About the Exhibition

Rampa is pleased to present its third solo exhibition of Selma Gürbüz’s works from March 2 – April 8, 2017. Gurbuz is an anomaly amongst her contemporaries. Her style and subject matter is singular and in her new body of works she continues and expands on her aesthetic prowess. The exhibition, “Carnivalesque,” includes never before seen three-dimensional work, painting, work on paper, and kinetic sculpture.

Gürbüz’s works have often tended toward the historical, fantastical, and mythological — a tendency typical to Carnival, as well. Historically, Carnival was a celebration that occurs in late February or early March, better known as Mardi Gras or The Feast of Fools. The festival still famously exists today in cities like Venice and Rio de Janiero. It is a jubilant, ecstatic and excessive gathering held in preparation for Lent, a 40-day period of chastity, frugality and fasting. The celebration is marked by masks, theatre, performance, and is a jovial and sometimes sinister public revolution against all that is stabilizing or socially acceptable. Carnivalesque is therefore a freedom characterized by a communal and ritualistic defying of norms. It is war and peace, young and old, rich and poor, past and present, Heaven and Hell, male and female, all at once.

While Gürbüz maintains her stylized aesthetic, in this exhibition she gives the figures and characters in her works a new agency. They speak, they fight, they dance, and some literally move off of the canvas, as in her three-dimensional paintings. The figures depicted, historical or imagined, animist or human, all have a sense of pride, marked by a defiant liveliness. Put together, the works reflect the shadowy, anarchic, and freeing dualities that define the Carnivalesque.

Press Release
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About the Artist

Selma Gürbüz (1960) was born in İstanbul, Turkey. After having studied at Exeter College of Art Design between 1980-1982, she graduated from Marmara University Fine Arts Faculty in 1984.

Her recent solo exhibitions include “Carnivalesque”, Rampa, Istanbul (2017); “Intemporel”, Galeri Nev, Ankara (2016); “Daydream”, Rampa, Istanbul (2014); “Long Night. Faraway Voyages.”, Rampa, Istanbul (2013); “Mind’s Eye”, Lawrie Sahbibi Gallery, Dubai (2011); “Shadows of Myself”, Rose Issa Projects at Leighton House Museum, London (2011); “Archetypes”, Warehouse (Antrepo) No: 3, İstanbul (2010), “Sunny Shadows”, Gallery Apel, İstanbul (2008) and Makii Masaru Fine Arts, Tokyo (2007); “Feline I”, Galerie Maeght, Paris (2006); “Feline II”, Gallery Apel, İstanbul (2006); “The Fairy and the Genie”, Gallery Apel, İstanbul (2004), “Yünname”, Gallery Apel, İstanbul (2000) and “Karaname”, Gallery Apel, İstanbul (1999).

Gürbüz has also participated in many national and international group exhibitions including “Small Faces, Large Sizes”, Proje 4L Elgiz Museum of Contemporary Art, Istanbul (2015); “Another Time, Another Place”, Rose Issa Projects, London (2013); “Artists in Their Time” (2015-2016), “Dream and Reality” (2011), “From Traditional to Contemporary” (2010), “New Works, New Horizons” (2009) and “Modern Experiences” (2008), İstanbul Modern, İstanbul; “Cara a Cara” (travelling show), with Marco Del Re, Galerie Maeght, Paris and Barcelona (2003); “Fantaisies du Harem et les Nouvelles Shéhérazades” (travelling show), Museum of Contemporary Art, Barcelona and Museum of Natural History, Lyon (2003); “Le Cirque” (travelling show), Gérard-Georges Lemaire, Editions Eric Koehler, Athenee-Theatre Louis Jouvet, Paris, Espace Mira Phalaina, Montreuil and Novomestka Radnice, Prague (1996). Her other projects include “Shadow theatre design for ‘More Wind’”, Portside Gallery, Yokohama (2005) and “Futurist Stage Curtain Design”, Revues Parlées, Centre Georges Pompidou, Paris (1996).“Automatic Games”, Kwangju Biennale, Korea (1995) and “L’Orient des Cafés” (travelling show), French Cultural Centre, Cairo, Alexandria, Athens, Thessaloniki, Jerusalem, Tel Aviv (1992).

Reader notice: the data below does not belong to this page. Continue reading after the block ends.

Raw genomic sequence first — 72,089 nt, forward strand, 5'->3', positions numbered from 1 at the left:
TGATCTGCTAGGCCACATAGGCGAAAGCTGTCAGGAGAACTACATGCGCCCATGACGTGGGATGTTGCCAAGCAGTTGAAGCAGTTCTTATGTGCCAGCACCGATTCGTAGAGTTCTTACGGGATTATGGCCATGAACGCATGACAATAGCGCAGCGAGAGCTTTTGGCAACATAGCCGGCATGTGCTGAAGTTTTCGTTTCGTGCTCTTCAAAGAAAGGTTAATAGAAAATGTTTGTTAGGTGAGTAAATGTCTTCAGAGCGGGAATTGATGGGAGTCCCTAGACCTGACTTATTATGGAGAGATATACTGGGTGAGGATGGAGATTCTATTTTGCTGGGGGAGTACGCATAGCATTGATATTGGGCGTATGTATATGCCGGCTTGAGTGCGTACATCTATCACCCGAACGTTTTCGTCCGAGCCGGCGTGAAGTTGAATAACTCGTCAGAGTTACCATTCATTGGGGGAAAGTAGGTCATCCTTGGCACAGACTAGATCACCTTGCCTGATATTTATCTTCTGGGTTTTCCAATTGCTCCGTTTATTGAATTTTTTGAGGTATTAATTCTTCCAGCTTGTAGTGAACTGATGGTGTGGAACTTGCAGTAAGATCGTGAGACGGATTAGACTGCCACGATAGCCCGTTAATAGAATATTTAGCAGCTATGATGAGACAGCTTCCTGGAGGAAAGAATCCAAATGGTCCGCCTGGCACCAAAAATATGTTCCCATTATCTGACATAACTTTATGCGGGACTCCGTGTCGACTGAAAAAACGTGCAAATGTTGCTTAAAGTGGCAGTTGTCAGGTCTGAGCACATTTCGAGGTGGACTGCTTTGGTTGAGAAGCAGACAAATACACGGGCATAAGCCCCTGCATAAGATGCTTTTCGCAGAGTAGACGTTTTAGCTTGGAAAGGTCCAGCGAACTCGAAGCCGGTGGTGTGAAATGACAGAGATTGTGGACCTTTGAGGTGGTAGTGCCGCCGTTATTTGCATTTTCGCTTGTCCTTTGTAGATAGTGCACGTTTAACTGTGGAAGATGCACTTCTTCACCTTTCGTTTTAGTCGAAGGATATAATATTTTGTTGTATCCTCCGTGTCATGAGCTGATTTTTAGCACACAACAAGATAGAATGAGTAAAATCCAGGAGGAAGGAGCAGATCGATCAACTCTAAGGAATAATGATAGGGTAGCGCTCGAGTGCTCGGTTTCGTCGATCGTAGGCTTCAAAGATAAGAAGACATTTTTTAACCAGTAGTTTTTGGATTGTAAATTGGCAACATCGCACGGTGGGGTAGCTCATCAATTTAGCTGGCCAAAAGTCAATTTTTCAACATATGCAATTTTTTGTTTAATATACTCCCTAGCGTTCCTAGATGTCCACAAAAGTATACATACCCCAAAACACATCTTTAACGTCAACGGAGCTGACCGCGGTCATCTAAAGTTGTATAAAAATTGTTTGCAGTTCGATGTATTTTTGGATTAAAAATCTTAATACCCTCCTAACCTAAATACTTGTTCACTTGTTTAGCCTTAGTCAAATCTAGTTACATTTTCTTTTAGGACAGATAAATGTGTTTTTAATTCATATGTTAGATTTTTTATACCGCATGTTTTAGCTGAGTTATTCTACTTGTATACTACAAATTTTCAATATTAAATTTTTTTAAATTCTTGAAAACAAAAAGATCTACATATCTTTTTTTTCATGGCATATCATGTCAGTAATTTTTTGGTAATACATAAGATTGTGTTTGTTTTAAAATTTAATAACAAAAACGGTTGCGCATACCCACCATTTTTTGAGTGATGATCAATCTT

Selma Gürbüz lives and works in İstanbul, Turkey.

Press & News
March, 2017
Esra Aliçavuşoğlu’s interview with Selma Gürbüz on her new solo exhibition at Rampa, published on Hürriyet Kitap/Sanat (tr) (Pdf ~ 543 KB)
November, 2016
Melike Canatan’s interview with Selma Gürbüz is at Istanbul Art News, November 2016 issue (tr) (Pdf ~ 607 KB)
July, 2016
Elvin Vural’s interview with Leyla Tara Suyabatmaz and Esra Sarıgedik Öktem on Rampa is at Istanbul Art News July 2016 issue (Pdf ~ 2 MB)
March, 2016
October, 2014
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January, 2013
Doğan Hızlan, “Selma Gürbüz’s Call for Beyond”, Hürriyet (Turkish) (Pdf ~ 98 KB)
January, 2013
Erman Ata Uncu, “Maybe I’m Looking at the West as an Easterner”, Interview with Selma Gürbüz, Radikal (Turkish) (Pdf ~ 480 KB)
January, 2013
Nazlı Pektaş, “Contemporary of both the past and the present”, Cumhuriyet (Turkish) (Pdf ~ 249 KB)
January, 2013
Another World, Interview with Selma Gürbüz by Merve Arkunlar, TimeOut Istanbul (TR) (Pdf ~ 351 KB)
January, 2012
G.G. Lemaire, “Selma Gürbüz”, Kapris (Turkish) (Pdf ~ 3 MB)
November, 2011
Sulaf Zakharia, “Selma Gurbuz: Mind’s Eye”, L’Agenda (Pdf ~ 6 MB)
July, 2011
Ayla Jean Yackley, “The Innocence of Knowing”, Canvas Magazine (Pdf ~ 1 MB)
January, 1995
Sezer Tansuğ, “Different Figurative Voyages”, Gösteri (Turkish) (Pdf ~ 157 KB)
May, 1993
Onat Kutlar, “A Poem of Ten Stanzas”, Cumhuriyet (Turkish) (Pdf ~ 195 KB)
April, 1992
Lise Ott, “Erotism and Soft Mystery”, Midi Libre (french) (Pdf ~ 224 KB)
January, 1992
Sezer Tansuğ, “Tropic of Snake”, Gösteri (Turkish) (Pdf ~ 2 MB)
November, 1991
Emre Zeytinoğlu, “Paintings that Tell Stories”, Cumhuriyet (Turkish) (Pdf ~ 237 KB)
March, 1991
“The Fifth Year of TEM SANAT GALERISI”, Sanat Çevresi (Pdf ~ 202 KB)
December, 1989
Necmi Sönmez, “Footsteps of a Sculptor”, Antik Dekor (Turkish) (Pdf ~ 229 KB)
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